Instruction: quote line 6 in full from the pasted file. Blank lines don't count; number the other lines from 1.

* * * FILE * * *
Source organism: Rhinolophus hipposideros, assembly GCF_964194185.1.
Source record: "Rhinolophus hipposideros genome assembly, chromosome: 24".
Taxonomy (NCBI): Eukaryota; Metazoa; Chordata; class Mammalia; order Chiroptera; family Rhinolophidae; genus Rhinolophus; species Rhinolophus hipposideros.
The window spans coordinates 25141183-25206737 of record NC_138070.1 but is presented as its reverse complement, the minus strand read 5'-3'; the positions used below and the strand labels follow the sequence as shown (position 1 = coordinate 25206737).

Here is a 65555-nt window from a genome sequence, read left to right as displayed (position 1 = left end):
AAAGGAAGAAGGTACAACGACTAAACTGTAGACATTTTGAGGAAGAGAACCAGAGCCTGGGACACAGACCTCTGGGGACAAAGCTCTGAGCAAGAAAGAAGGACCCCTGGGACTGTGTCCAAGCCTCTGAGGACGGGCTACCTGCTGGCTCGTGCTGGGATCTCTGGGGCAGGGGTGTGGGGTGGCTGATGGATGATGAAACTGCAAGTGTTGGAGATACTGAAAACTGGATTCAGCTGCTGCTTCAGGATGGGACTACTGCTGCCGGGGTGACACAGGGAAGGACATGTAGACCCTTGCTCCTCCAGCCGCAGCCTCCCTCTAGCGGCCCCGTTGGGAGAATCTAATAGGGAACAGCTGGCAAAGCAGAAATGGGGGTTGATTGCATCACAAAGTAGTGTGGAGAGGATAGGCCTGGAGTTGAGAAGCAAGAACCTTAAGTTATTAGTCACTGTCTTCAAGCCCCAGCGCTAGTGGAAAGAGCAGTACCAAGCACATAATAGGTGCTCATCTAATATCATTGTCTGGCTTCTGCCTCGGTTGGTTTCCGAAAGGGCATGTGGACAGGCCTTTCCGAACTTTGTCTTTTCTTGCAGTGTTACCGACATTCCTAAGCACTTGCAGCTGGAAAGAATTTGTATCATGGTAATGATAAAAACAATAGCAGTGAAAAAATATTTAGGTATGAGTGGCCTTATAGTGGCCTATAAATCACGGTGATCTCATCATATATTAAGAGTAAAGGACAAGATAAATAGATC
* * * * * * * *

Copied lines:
AAAGGAAGAAGGTACAACGACTAAACTGTAGACATTTTGAGGAAGAGAACCAGAGCCTGGGACACAGACCTCTGGGGACAAAGCTCTGAGCAAGAAAGAAGGACCCCTGGGACTGTGTCCAAGCCTCTGAGGACGGGCTACCTGCTGGCTCGTGCTGGGATCTCTGGGGCAGGGGTGTGGGGTGGCTGATGGATGATGAAACTGCAAGTGTTGGAGATACTGAAAACTGGATTCAGCTGCTGCTTCAGGATGGGACTACTGCTGCCGGGGTGACACAGGGAAGGACATGTAGACCCTTGCTCCTCCAGCCGCAGCCTCCCTCTAGCGGCCCCGTTGGGAGAATCTAATAGGGAACAGCTGGCAAAGCAGAAATGGGGGTTGATTGCATCACAAAGTAGTGTGGAGAGGATAGGCCTGGAGTTGAGAAGCAAGAACCTTAAGTTATTAGTCACTGTCTTCAAGCCCCAGCGCTAGTGGAAAGAGCAGTACCAAGCACATAATAGGTGCTCATCTAATATCATTGTCTGGCTTCTGCCTCGGTTGGTTTCCGAAAGGGCATGTGGACAGGCCTTTCCGAACTTTGTCTTTTCTTGCAGTGTTACCGACATTCCTAAGCACTTGCAGCTGGAAAGAATTTGTATCATGGTAATGATAAAAACAATAGCAGTGAAAAAATATTTAGGTATGAGTGGCCTTATAGTGGCCTATAAATCACGGTGATCTCATCATATATTAAGAGTAAAGGACAAGATAAATAGATC